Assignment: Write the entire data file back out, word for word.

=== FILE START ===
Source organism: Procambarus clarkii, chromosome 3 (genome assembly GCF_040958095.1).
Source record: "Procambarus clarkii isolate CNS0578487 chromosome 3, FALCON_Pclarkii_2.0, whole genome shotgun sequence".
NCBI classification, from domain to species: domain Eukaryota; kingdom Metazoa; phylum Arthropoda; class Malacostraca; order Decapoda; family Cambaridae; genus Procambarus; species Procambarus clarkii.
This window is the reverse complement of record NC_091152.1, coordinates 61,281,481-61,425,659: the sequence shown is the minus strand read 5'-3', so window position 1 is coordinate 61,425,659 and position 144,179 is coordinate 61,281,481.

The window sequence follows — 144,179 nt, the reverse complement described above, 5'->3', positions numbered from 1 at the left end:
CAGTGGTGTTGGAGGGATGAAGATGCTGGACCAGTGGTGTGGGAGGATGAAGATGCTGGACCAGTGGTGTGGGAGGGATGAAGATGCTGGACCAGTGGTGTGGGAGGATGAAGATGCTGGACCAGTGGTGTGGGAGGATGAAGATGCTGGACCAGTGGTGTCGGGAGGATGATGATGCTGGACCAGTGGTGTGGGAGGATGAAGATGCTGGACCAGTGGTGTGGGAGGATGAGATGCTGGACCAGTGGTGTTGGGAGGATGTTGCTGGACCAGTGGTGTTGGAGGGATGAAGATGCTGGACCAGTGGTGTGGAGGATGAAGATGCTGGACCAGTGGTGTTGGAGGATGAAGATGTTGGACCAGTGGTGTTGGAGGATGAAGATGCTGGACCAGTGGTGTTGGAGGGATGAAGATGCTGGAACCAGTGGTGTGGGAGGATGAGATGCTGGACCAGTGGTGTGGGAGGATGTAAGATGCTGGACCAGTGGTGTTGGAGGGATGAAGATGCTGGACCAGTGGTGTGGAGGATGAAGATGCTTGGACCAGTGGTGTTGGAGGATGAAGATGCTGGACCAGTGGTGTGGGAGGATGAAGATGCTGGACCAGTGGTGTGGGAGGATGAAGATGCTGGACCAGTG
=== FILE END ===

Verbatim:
Source organism: Procambarus clarkii, chromosome 3 (genome assembly GCF_040958095.1).
Source record: "Procambarus clarkii isolate CNS0578487 chromosome 3, FALCON_Pclarkii_2.0, whole genome shotgun sequence".
NCBI classification, from domain to species: domain Eukaryota; kingdom Metazoa; phylum Arthropoda; class Malacostraca; order Decapoda; family Cambaridae; genus Procambarus; species Procambarus clarkii.
This window is the reverse complement of record NC_091152.1, coordinates 61,281,481-61,425,659: the sequence shown is the minus strand read 5'-3', so window position 1 is coordinate 61,425,659 and position 144,179 is coordinate 61,281,481.

The window sequence follows — 144,179 nt, the reverse complement described above, 5'->3', positions numbered from 1 at the left end:
CAGTGGTGTTGGAGGGATGAAGATGCTGGACCAGTGGTGTGGGAGGATGAAGATGCTGGACCAGTGGTGTGGGAGGGATGAAGATGCTGGACCAGTGGTGTGGGAGGATGAAGATGCTGGACCAGTGGTGTGGGAGGATGAAGATGCTGGACCAGTGGTGTCGGGAGGATGATGATGCTGGACCAGTGGTGTGGGAGGATGAAGATGCTGGACCAGTGGTGTGGGAGGATGAGATGCTGGACCAGTGGTGTTGGGAGGATGTTGCTGGACCAGTGGTGTTGGAGGGATGAAGATGCTGGACCAGTGGTGTGGAGGATGAAGATGCTGGACCAGTGGTGTTGGAGGATGAAGATGTTGGACCAGTGGTGTTGGAGGATGAAGATGCTGGACCAGTGGTGTTGGAGGGATGAAGATGCTGGAACCAGTGGTGTGGGAGGATGAGATGCTGGACCAGTGGTGTGGGAGGATGTAAGATGCTGGACCAGTGGTGTTGGAGGGATGAAGATGCTGGACCAGTGGTGTGGAGGATGAAGATGCTTGGACCAGTGGTGTTGGAGGATGAAGATGCTGGACCAGTGGTGTGGGAGGATGAAGATGCTGGACCAGTGGTGTGGGAGGATGAAGATGCTGGACCAGTG